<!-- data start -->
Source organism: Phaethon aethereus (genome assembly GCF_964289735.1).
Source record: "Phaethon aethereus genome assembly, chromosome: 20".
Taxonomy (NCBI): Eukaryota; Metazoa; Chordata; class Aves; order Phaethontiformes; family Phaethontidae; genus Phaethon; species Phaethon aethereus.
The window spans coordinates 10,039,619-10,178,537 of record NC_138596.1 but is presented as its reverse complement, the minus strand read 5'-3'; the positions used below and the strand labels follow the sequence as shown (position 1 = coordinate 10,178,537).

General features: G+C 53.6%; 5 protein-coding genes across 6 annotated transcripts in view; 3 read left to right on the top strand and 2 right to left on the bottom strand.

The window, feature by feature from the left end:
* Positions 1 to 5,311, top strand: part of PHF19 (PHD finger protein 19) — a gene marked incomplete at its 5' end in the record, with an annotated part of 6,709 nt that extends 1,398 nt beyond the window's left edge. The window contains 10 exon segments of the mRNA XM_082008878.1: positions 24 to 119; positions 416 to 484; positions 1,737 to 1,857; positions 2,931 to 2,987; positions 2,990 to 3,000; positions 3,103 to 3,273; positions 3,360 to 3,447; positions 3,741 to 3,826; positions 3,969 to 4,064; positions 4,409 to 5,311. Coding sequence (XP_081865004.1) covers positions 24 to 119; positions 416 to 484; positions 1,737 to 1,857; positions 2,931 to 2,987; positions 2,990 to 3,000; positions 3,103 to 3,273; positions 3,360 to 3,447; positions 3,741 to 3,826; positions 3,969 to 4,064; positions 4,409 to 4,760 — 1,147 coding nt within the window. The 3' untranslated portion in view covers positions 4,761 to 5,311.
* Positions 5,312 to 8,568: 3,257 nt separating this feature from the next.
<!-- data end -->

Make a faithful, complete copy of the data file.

Source organism: Phaethon aethereus (genome assembly GCF_964289735.1).
Source record: "Phaethon aethereus genome assembly, chromosome: 20".
Taxonomy (NCBI): Eukaryota; Metazoa; Chordata; class Aves; order Phaethontiformes; family Phaethontidae; genus Phaethon; species Phaethon aethereus.
The window spans coordinates 10,039,619-10,178,537 of record NC_138596.1 but is presented as its reverse complement, the minus strand read 5'-3'; the positions used below and the strand labels follow the sequence as shown (position 1 = coordinate 10,178,537).

General features: G+C 53.6%; 5 protein-coding genes across 6 annotated transcripts in view; 3 read left to right on the top strand and 2 right to left on the bottom strand.

The window, feature by feature from the left end:
* Positions 1 to 5,311, top strand: part of PHF19 (PHD finger protein 19) — a gene marked incomplete at its 5' end in the record, with an annotated part of 6,709 nt that extends 1,398 nt beyond the window's left edge. The window contains 10 exon segments of the mRNA XM_082008878.1: positions 24 to 119; positions 416 to 484; positions 1,737 to 1,857; positions 2,931 to 2,987; positions 2,990 to 3,000; positions 3,103 to 3,273; positions 3,360 to 3,447; positions 3,741 to 3,826; positions 3,969 to 4,064; positions 4,409 to 5,311. Coding sequence (XP_081865004.1) covers positions 24 to 119; positions 416 to 484; positions 1,737 to 1,857; positions 2,931 to 2,987; positions 2,990 to 3,000; positions 3,103 to 3,273; positions 3,360 to 3,447; positions 3,741 to 3,826; positions 3,969 to 4,064; positions 4,409 to 4,760 — 1,147 coding nt within the window. The 3' untranslated portion in view covers positions 4,761 to 5,311.
* Positions 5,312 to 8,568: 3,257 nt separating this feature from the next.